Milk thistle is an herb that’s been used for over 2,000 years as a natural remedy for a wide variety of ailments, thanks to its anti-inflammatory and antioxidant properties. Greek physician and botanist Dioscorides was the first to describe its healing properties back in 40 A.D.
While it’s native to the Mediterranean region, today, it’s mostly grown in California, although it can be grown in many other parts of the world with a warm, dry climate. Milk thistle gets its name from the milky white sap that comes from the leaves when they’re crushed. It is often turned into an extract or supplement form so that users can enjoy its many benefits.
Most people actually consider milk thistle a pesky weed because it can grow tall and thorny, making it hard to even get near, but its medicinal benefits make it well worth keeping around.
As it’s considered to be a hepatic, galactagogue, demulcent and cholagogue herb, it has the ability to promote healthy digestive functioning by aiding enzyme formation, increasing bile production, reducing inflammation and soothing mucous membranes throughout the body.
Known for centuries as a “liver tonic”, this herb is high in a chemical compound known as silymarin, the active agent in its liver-protective abilities. Silymarin is actually a group of flavonoids that are thought to help repair liver cells that are damaged by toxic substances. It also protects new liver cells from being destroyed by those same toxins. Milk thistle has also been reported to greatly improve the overall functioning of the liver and is often used to reduce cirrhosis of the liver, chronic liver inflammation, damage done to the liver by alcohol and other intoxicants.
How To Grow Milk Thistle
Milk thistle is obviously a great herb to have around, and it’s fairly easy to grow. It grows to 3 – 4 feet tall, and features glossy, milky-white veined leaves and showy, purple summer flowers. All parts of the plant are edible, though its seeds are what contain that beneficial silymarin compound.
To grow your own, you’ll want to plant your seeds just after the last frost of spring. Sow them at a very shallow depth of about one-eighth of an inch, planting in groups of 3 to 4 seeds, spaced 30 to 36 inches apart.
The plants do well in both sunny and lightly shaded areas of a garden and will tolerate any type of soil, and even drought. If you want to start your milk thistle indoors, do so about two months before they’re due to be transplanted outdoors, also just after the last spring frost. It will take about three weeks before the plants start to germinate at a temperature of around 54 degrees to 59 degrees Fahrenheit. They’re so easy to care for as they can tolerate dry and wet soil, so mostly, you can just leave them be and they’ll thrive. If they do become too weedy, deadhead the flowers before they set seed. The milk thistle flower contains as many as 190 seeds, with an average of 6,350 seeds per plant, and about 90 percent remain viable after harvest. If left untended, the seed heads will break on their own, making harvest impossible. If you plan to collect the seeds, do so before the plants fully mature.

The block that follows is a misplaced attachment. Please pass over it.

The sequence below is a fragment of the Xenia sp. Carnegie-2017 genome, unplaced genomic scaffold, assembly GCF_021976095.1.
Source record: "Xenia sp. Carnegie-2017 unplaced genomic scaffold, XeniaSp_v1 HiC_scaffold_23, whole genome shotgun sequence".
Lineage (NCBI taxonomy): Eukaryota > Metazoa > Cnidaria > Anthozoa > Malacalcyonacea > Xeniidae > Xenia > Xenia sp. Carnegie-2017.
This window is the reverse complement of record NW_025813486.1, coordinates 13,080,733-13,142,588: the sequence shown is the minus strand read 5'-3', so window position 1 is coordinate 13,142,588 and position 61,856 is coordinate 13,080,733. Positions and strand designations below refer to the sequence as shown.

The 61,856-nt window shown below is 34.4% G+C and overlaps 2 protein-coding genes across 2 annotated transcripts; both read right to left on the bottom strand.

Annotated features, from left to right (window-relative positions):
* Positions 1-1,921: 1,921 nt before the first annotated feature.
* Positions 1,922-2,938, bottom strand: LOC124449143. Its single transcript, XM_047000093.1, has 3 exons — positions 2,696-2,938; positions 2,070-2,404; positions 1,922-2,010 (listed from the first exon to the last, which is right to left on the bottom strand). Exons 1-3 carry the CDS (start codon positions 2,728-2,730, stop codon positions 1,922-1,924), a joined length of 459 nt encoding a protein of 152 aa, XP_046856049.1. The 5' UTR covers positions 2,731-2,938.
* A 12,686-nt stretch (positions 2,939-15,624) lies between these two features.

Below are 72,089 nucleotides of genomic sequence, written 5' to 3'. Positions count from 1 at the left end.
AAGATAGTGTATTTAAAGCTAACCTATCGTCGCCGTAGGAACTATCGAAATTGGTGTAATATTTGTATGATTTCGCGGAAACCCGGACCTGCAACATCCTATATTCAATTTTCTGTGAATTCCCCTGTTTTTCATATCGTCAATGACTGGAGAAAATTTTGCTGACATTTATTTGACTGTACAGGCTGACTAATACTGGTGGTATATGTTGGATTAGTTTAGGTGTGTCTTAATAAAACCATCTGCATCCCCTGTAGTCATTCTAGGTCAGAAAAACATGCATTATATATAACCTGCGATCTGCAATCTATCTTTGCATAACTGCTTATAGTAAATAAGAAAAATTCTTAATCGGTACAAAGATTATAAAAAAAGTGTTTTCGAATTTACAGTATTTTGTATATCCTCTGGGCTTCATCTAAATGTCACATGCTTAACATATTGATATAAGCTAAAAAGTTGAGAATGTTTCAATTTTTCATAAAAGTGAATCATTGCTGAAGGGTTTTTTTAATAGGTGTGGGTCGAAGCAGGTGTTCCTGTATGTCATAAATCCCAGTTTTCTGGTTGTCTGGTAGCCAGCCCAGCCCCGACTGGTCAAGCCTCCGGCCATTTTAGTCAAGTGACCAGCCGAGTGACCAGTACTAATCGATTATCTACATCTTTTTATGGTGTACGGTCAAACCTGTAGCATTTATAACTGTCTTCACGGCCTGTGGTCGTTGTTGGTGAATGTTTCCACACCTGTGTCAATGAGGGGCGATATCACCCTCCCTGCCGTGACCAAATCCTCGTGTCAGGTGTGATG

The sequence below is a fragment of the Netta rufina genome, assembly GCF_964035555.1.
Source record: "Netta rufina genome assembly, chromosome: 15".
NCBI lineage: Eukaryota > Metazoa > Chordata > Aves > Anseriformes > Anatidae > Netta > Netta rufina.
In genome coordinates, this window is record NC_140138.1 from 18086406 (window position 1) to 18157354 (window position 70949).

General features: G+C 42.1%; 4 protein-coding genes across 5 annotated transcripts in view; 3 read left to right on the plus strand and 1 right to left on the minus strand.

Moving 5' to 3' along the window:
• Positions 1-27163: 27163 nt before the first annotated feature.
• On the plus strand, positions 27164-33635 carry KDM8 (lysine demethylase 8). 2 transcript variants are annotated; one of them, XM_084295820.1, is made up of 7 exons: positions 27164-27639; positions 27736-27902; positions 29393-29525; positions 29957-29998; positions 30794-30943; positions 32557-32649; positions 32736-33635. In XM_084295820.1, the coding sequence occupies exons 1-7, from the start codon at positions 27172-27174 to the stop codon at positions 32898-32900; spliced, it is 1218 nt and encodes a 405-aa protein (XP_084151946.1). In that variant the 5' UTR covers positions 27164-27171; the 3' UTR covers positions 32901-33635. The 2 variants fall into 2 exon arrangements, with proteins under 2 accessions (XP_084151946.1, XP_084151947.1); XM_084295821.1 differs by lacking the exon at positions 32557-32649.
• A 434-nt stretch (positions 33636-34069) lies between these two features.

How To Harvest Milk Thistle
Due to the thorny nature of milk thistle, putting on a pair of thick gardening gloves is a must before touching them. The leaves are extremely prickly, and the spines can easily penetrate the skin. You’ll know when they’re ready to harvest by watching for the flowers to begin drying out and produce silvery-white seed heads known as pappus. While the plants often mature at different times, seed production typically starts in the fall.
- When the milk thistle blossoms are dry, cut them off the plant from the base of the flower head.
- Place the flower heads into a paper bag, and then set the bag in a warm location to allow them to completely dry, which generally takes five to seven days.
- When the flower heads have thoroughly dried, place them into a burlap sack. To separate the seed, first shake the bag well and then press down on the flower heads with your hands to further separate them.
- Place a bucket on the ground outside, and then pour the seeds from the burlap sack into the bucket. While you’re pouring them in, the unwanted chaff should blow away, but if any ends up in the bucket, just pick it out and discard it.
- Store the milk thistle seeds in an airtight container in a cool, dark place until you’re ready to use them.
5 Benefits of Milk Thistle
Now to get to the best part, what benefits can you reap after you’ve grown your milk thistle?
1. Liver support